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Feds break silence on I-502; U.S. Attorney Jenny Durkan says marijuana still illegal

Post by Jordan Schrader / The News Tribune on Dec. 5, 2012 at 5:08 pm |
December 5, 2012 5:09 pm

President Barack Obama’s administration hasn’t swooped in to try to prevent Washington’s Initiative 502 from taking effect at midnight. And his Justice Department still isn’t saying what it will do once it is in effect. The agency is still reviewing the law, local U.S. Attorney Jenny Durkan wrote in a statement today.

But Durkan did say in her statement that it’s still illegal under federal law to have marijuana, even if it becomes legal to possess small amounts under state law.

Jenny Durkan

Here’s the statement. Parse away:

The Department of Justice is reviewing the legalization initiatives recently passed in Colorado and Washington State.   The Department’s responsibility to enforce the Controlled Substances Act remains unchanged.  Neither States nor the Executive branch can nullify a statute passed by Congress. In enacting the Controlled Substances Act, Congress determined that marijuana is a Schedule I controlled substance.  Regardless of any changes in state law, including the change that will go into effect on December 6th in Washington State, growing, selling or possessing any amount of marijuana remains illegal under federal law. Members of the public are also advised to remember that it remains against federal law to bring any amount of marijuana onto federal property, including all federal buildings, national parks and forests, military installations, and courthouses.

Here’s a news release the state ACLU issued today cheering the new law:

New Law Is Historic Step in Reforming Marijuana Policies

Initiative 502 Goes Into Effect on December 6th

Passed by Washington’s voters with an 11-point margin in November, Initiative 502 goes into effect on December 6. Legalizing, regulating, and taxing marijuana, the measure is an historic step in reforming our state’s marijuana policies and its criminal justice system. Adults in Washington no longer will be subject to arrest for possessing small amounts of marijuana for personal use under state law.

“Washington’s new law provides a safe and smart alternative to marijuana prohibition,” said Kathleen Taylor, Executive Director of the ACLU of Washington. “Our state’s unfair and ineffective marijuana laws have damaged civil liberties in many ways – eroding protections against searches and seizures, putting large numbers of non-violent individuals behind bars, and targeting people of color. The ACLU has strongly supported I-502 to end these abuses,” added Taylor.

I-502 received 55.7% of the vote statewide, winning a majority of votes in 20 of the state’s 39 counties. The measure drew widespread support. Put forward by New Approach Washington,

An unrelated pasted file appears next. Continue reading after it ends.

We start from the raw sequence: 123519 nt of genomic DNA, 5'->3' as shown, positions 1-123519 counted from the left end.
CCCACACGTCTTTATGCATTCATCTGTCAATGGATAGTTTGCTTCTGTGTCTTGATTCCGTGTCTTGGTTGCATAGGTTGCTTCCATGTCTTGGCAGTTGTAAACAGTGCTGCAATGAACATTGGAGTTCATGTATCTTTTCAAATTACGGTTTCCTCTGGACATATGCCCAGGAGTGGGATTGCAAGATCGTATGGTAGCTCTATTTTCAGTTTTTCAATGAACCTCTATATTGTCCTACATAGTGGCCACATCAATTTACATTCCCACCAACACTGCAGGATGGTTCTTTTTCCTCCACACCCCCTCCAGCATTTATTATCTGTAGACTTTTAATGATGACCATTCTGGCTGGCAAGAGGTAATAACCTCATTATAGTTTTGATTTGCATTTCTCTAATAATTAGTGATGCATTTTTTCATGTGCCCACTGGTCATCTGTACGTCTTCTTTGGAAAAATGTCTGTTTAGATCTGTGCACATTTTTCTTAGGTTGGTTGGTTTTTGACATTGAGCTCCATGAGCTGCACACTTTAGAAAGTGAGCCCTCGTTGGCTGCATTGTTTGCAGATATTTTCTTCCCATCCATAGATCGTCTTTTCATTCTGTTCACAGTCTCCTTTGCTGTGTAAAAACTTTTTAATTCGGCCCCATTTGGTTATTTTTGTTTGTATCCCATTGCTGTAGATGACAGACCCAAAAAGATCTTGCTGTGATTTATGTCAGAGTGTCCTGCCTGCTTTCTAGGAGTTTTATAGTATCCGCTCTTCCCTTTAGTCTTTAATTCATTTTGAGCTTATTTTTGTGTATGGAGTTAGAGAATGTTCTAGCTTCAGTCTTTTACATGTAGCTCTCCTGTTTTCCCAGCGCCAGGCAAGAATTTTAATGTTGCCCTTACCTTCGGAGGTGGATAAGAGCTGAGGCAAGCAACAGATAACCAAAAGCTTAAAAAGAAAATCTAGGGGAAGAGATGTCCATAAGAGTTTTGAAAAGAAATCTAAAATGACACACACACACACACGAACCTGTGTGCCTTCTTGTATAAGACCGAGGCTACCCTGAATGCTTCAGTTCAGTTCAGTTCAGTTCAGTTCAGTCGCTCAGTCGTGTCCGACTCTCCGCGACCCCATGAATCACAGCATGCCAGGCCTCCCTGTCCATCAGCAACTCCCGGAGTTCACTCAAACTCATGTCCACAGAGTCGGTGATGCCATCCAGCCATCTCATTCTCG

I-502 was sponsored by individuals prominent in the civic, public health, and legal communities and was endorsed by diverse groups ranging from the state Labor Council to the regional NAACP to the Children’s Alliance.  Prominent supporters included two former U.S. Attorneys, the former head of the regional FBI office, Seattle’s City Attorney, and King County’s recently elected Sheriff.

“The voters of Washington sent a very clear message that they are ready for a new approach to marijuana policy,” said Alison Holcomb, who served as the Campaign Director for Yes on I-502. “New Approach Washington sponsors and the ACLU look forward to working with state and federal officials and to ensure the law is fully and fairly implemented.”

The immediate impact of I-502 will be to end arrests by Washington law enforcement of adults possessing up to an ounce of marijuana for personal use in private. A report issued this fall by the Marijuana Arrest Research Project found there have been over 240,000 arrests for adult marijuana possession, consuming over $300 million in taxpayer money, since 1986.

These arrests have disproportionately affected communities of color. The Marijuana Arrest Research Project found that from 2001 to 2010, blacks, Latinos and Native Americans made up 14% of Washington’s residents, but they were 25% of the people arrested for marijuana possession. Blacks were arrested at 2.9 times the rate of whites. Latinos and Native Americans were arrested at 1.6 times the rate of whites – even though they use marijuana at the same rates as whites.

A year from now, individuals will be able to purchase marijuana in stand-alone stores that are very similar to Washington’s old hard alcohol stores. During a rule-making process that will end in December 2013, the State Liquor Control board will create a tightly regulated system for the production, processing, and selling of marijuana. Private entities licensed by the state will produce, process, and sell marijuana, and it will be taxed at each step along the way.

In addition to public funds saved from no longer arresting, prosecuting, and jailing marijuana users, the state’s Office of Financial Management estimated that legalization could yield upwards of a half-billion dollars annually to public coffers. I-502 provides that the revenues will be allocated to expenditures on health care, youth drug prevention, public health education about marijuana, and the state’s general fund and local budgets.

The ACLU of Washington has created an interactive chart detailing I-502’s estimated annual tax revenue distribution.  To embed a copy on your website or blog, visit:  http://www.aclu-wa.org/embed-chart.

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